Monday, 10 January 2011 12:37

Todama

Published in Jan as Author
Friday, 24 December 2010 10:13

US trip October 2010

During the month of October 2010 I have presented seminars at four different places in the USA.

I started at my Alma Mater, Perkins School for the Blind, In Watertown, Mass. The second seminar took place in Jackson, Mississippi. This was followed by a two day seminar in Lubbock, Texas Tech and finally I was the guest speaker for DBmat, the Texas organization of parents of children with multiple disabilities.

I started my trip with a webcast at Perkins School for the Blind. The interviewer was well prepared for the session and addressed mainly the subjects I dealt with in my latest DVD on the Limbic system (see webshop: Let's talk Limbic).

The web cast can be viewed shortly at the special page at Perkins web site: http://www.perkins.org/search/search.jsp?query=webcast.

Published in Jan's blog
Monday, 19 April 2010 11:40

Social Interaction

Published in Jan as Assessor
Monday, 19 April 2010 11:37

Caregiver-child interaction

Published in Jan as Assessor
Monday, 19 April 2010 08:51

The theory of Attachment

Over the years, my work has been increasingly influenced by the theory of attachment. This theory deals with how the principal caregiver develops a bond with his/her child. (A lot of research in this area is currently taking place.) There is clear scientific evidence that a person who has bonded with his principal caregiver(s), usually one or both parents, will profit from this basic feeling of security through his or her entire life.

Eye contact is very important in the bonding process.

Published in Jan as Author
Monday, 19 April 2010 08:49

The Theory of Social Education

We can see how, from the beginning of life, the neonate is attracted to another human’s moving face. At 3 weeks-of-age, the baby monitors his mouth movements according to a model (see photo below).

Published in Jan as Author
Wednesday, 07 April 2010 09:43

Parent Training

After Children’s House staff had been successfully trained, the project continued. A training course was designed for parents who had a child with problem behaviours at home. These behaviours were:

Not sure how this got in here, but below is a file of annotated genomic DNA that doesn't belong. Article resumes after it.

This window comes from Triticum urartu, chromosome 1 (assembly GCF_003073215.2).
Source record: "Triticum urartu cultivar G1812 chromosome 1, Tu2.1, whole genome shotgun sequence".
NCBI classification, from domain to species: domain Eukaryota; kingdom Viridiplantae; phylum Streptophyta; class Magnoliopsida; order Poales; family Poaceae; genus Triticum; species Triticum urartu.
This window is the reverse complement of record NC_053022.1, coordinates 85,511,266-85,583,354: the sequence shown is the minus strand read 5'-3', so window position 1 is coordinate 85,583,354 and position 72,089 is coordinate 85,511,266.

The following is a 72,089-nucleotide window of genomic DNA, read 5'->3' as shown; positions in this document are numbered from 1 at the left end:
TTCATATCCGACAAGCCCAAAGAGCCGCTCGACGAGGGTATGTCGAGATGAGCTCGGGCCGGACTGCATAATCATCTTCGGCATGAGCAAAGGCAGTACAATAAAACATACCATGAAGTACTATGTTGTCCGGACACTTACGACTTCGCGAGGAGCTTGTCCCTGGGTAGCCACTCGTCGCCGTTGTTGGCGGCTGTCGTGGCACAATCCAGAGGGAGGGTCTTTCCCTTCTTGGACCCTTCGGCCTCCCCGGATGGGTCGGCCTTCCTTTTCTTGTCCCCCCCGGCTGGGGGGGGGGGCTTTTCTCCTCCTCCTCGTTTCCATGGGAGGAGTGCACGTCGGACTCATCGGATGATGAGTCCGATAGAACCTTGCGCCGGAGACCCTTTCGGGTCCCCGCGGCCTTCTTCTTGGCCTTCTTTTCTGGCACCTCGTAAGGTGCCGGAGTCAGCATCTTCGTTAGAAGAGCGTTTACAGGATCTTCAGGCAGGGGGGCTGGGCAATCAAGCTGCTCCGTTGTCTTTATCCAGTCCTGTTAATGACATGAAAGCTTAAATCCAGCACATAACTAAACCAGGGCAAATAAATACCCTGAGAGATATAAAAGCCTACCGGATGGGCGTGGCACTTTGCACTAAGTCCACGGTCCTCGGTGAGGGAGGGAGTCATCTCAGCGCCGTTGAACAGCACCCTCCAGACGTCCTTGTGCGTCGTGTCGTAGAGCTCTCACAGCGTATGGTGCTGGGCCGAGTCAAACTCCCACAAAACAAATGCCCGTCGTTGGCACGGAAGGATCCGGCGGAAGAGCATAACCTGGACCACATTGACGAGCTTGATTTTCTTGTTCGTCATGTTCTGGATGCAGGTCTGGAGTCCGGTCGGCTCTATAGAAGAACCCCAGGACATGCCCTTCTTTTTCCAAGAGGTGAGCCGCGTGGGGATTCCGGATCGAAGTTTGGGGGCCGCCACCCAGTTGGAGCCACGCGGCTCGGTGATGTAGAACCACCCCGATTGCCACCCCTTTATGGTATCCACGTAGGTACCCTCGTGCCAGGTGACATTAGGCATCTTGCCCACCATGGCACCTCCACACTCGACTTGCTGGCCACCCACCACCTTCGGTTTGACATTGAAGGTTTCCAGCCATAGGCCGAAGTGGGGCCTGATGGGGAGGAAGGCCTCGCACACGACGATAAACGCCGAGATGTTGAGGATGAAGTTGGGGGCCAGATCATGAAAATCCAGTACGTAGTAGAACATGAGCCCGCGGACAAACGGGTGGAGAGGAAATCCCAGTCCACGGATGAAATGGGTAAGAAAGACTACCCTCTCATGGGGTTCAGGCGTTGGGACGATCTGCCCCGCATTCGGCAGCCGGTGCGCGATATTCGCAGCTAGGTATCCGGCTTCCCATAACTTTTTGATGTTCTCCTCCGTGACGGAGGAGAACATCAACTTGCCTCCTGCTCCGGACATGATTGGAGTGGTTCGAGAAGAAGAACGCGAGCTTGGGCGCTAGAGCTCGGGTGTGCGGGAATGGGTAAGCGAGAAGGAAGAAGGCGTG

• noncompliance
  • obsessive behaviour (such as wanting to have a bath during the day)
  • self abusive behaviour
  • aggression (such as frequently hitting a little sister)
Published in Jan as Researcher
Wednesday, 07 April 2010 08:53

Challenging Behaviours

The Dutch Ministry of Education was approached by the Director of Children’s House in Sergiev Posad, the Russian Federation, who requested assistance with the behaviour problems of some of their students. I was invited to Children’s House as a consultant, to teach staff how to address problem behaviours. I visited Children’s House regularly from 2000 to 2008.

Intervention strategies designed to extinguish students’ inappropriate behaviours were developed with my Russian colleagues (Part A of the Project). Staff training and treatment of the children continued for six years. In the Project’s two final years, the strategies developed during Part A were adapted for parent training (Part B of the Project).

Published in Jan as Researcher
Monday, 05 April 2010 12:57

Visit US March 2010

1Flag USAFrom March 1 until March 13,2010  I travelled along the East coast of the US to demonstrate my assessment techniques. I had been invited by the deaf blind projects of the States of New York, Pennsylvania, New Jersey and Maryland to carry out a functional assessment with a number of their deafblind students and to discuss with their principal caregivers how the outcome of the assessment contribute to formulating (new) educational goals.

To carry out life assessment with children you are rather unfamiliar with is an exciting experience for the child, the assessor and the people watching. I must say that all the children whom I have assessed during this tour responded extremely positive to my approach. I always observe and interact with the children in a familiar environment of their classroom and in close cooperation of their teachers.

Published in Jan's blog